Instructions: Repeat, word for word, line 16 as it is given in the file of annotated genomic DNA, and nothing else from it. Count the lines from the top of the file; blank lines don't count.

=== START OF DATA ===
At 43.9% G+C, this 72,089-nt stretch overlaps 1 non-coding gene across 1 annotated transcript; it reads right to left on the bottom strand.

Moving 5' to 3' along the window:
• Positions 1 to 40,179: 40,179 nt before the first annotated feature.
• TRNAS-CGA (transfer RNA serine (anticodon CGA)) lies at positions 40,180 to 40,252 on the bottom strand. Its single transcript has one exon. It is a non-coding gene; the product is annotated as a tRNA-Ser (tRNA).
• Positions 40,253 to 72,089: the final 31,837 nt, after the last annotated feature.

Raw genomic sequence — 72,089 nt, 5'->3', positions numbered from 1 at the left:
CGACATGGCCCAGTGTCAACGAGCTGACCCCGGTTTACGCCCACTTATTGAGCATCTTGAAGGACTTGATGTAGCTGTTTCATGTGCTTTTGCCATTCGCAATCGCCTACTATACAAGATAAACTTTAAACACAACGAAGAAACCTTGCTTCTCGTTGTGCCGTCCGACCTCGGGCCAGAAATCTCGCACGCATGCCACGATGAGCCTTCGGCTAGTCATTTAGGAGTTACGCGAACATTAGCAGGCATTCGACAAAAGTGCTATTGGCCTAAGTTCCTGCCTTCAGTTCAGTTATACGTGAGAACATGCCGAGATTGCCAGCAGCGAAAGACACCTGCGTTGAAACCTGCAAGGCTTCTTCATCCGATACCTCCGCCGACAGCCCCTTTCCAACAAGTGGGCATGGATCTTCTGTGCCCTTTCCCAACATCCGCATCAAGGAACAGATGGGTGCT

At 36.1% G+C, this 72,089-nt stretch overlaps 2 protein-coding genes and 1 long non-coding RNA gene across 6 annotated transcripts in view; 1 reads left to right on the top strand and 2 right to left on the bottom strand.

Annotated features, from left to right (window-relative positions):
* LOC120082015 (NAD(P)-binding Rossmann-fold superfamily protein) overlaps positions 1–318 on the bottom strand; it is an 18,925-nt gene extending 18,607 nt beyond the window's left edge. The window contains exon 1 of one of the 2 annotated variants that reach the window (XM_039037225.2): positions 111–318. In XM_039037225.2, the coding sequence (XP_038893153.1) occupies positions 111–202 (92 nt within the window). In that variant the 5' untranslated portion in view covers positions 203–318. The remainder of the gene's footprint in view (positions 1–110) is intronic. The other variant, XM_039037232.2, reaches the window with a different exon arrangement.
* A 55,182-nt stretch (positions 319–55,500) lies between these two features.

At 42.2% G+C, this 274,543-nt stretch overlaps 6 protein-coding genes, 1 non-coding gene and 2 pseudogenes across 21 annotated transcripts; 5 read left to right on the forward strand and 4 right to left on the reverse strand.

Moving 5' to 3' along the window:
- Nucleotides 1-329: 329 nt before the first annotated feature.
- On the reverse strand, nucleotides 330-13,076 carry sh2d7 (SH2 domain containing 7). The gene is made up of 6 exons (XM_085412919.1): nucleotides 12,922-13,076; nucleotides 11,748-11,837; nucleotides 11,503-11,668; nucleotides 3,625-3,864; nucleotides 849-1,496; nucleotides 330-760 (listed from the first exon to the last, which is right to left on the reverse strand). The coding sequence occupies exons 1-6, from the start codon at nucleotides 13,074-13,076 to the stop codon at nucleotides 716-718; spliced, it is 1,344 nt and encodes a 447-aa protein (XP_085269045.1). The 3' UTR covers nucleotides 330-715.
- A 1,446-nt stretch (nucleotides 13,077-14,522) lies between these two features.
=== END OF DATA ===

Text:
- A 1,446-nt stretch (nucleotides 13,077-14,522) lies between these two features.